CARR’S FIG Ficus carri Corner (1939) SECTION KISSOCTCEA
Latin: Named after Cedric Eroll Carr (1892-1936) an orchid fanatic who spent several months collecting figs for Corner on Kinabalu in 1933. Carr died of malaria (age 44) collecting plants in New Guinea.
Habit: A scarce root climber up tree trunks in the mountains of Sabah.
Leaf: Large leaves 9-21 cm long x 4.5-9 cm wide.
Fig: The large oblong figs (4-5 cm in diameter and 11.5 cm long ) grow in the leaf axils on a short peduncle (stalk) up to 0.5 cm long and are covered in a dense coat of short hairs. Figs ripen white to brown to purple.
Distinguish: “Above 1200 m one may come across the very large fallen figs of. F. carrii (endemic) which has stiffly hairy, oblong, figs up to 11.5 cm long. The large stiff leaves with prominent veins and the white hairy figs render this one of the most striking species of climbing figs that has been discovered. It is easily distinguished by the large acuminate leaves drying fawn-brown, the coarse venation, the wholly villous (hairy) receptacle (fig) with a sunken orifice” Corner (1938)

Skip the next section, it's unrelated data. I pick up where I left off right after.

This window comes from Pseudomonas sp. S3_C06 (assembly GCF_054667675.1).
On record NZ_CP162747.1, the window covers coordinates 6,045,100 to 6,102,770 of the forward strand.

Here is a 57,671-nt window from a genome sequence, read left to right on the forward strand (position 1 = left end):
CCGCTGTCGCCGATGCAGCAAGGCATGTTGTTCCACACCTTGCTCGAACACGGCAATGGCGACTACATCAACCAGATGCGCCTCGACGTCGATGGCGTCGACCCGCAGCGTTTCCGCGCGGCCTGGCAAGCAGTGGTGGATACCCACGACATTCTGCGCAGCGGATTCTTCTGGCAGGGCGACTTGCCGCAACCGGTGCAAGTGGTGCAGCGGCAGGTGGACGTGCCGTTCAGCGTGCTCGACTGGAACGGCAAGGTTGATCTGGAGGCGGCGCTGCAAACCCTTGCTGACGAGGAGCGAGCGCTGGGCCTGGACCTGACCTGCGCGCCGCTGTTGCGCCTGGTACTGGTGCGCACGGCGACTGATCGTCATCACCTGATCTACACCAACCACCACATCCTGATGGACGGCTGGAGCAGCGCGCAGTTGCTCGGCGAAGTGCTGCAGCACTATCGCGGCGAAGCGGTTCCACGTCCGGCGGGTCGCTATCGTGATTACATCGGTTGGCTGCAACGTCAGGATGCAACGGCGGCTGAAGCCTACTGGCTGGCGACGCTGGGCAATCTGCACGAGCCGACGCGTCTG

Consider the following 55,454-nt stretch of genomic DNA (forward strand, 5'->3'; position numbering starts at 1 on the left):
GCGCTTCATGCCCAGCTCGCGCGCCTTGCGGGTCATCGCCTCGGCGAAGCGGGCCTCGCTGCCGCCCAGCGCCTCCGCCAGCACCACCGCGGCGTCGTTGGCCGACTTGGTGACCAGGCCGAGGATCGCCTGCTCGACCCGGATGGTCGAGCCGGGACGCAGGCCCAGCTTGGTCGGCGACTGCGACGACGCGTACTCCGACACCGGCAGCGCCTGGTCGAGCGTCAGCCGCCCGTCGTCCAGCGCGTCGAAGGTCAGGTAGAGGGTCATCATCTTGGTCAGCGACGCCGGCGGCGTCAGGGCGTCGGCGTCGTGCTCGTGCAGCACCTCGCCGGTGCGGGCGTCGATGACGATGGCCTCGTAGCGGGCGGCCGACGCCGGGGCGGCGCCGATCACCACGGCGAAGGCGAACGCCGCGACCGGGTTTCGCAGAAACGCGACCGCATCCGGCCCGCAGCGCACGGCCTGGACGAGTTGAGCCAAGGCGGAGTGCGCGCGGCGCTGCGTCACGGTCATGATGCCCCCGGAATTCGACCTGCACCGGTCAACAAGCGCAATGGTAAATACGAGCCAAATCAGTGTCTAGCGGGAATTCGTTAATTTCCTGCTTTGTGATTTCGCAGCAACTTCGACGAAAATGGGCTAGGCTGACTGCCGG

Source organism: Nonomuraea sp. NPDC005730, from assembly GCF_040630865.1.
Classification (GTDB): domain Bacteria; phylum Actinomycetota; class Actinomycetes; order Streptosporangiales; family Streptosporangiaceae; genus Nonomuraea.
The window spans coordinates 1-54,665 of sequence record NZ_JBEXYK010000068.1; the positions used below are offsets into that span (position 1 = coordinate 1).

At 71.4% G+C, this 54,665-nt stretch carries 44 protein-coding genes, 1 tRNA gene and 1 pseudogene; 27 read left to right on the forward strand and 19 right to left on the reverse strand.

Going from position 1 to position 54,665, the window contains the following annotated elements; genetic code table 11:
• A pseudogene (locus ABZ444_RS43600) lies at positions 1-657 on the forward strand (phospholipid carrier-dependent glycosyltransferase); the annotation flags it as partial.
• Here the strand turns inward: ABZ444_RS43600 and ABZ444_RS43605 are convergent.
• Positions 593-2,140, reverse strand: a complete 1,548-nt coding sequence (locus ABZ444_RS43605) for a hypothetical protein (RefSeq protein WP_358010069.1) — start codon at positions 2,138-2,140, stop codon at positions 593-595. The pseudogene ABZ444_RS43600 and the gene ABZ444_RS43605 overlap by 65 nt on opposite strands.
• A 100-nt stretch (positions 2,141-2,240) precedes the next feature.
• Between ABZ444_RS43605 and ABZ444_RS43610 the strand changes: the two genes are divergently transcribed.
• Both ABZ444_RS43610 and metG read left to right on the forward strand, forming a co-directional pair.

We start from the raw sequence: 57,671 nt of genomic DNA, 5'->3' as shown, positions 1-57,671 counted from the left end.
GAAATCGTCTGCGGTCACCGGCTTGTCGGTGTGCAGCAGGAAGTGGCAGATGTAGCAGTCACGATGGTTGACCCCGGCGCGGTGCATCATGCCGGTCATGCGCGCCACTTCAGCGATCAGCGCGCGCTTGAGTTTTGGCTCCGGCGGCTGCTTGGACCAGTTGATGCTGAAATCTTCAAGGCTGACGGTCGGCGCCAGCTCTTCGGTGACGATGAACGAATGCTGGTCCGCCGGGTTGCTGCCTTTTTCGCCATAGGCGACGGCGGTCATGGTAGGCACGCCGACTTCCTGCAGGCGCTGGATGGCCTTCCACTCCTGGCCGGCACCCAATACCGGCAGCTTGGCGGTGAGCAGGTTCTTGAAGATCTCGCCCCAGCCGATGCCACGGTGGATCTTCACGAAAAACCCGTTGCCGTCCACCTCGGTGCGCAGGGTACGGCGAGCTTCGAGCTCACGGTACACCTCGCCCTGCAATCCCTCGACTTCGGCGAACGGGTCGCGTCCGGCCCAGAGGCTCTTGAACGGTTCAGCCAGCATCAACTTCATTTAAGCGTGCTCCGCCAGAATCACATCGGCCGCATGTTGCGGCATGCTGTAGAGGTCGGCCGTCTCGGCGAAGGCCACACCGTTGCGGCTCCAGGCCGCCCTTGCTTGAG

Distribution: Endemic to Sabah.
Locally common on Kinabalu from 1200-1500 m, with records from Tenompok, Kinabalu Park HQ and Mesilau. Also recorded from near the summit of Gunung Silam (c. 800 m) in mossy montane forest. Silam is a mountain near Lahad Datu in E. Sabah with ultramafic soils and unusual vegetation.
Unique seed shape of Ficus carrii: As pointed out by Corner (1976) The climbing Species of Ficus, Ficus carrii seeds are smooth and oblong without any form of “ant carrying handles” unlike all the other species of root climbing ficus found in Borneo. Many fig seeds in Borneo are secondarily dispersed by ants- so this indicates an unusual means of dispersal.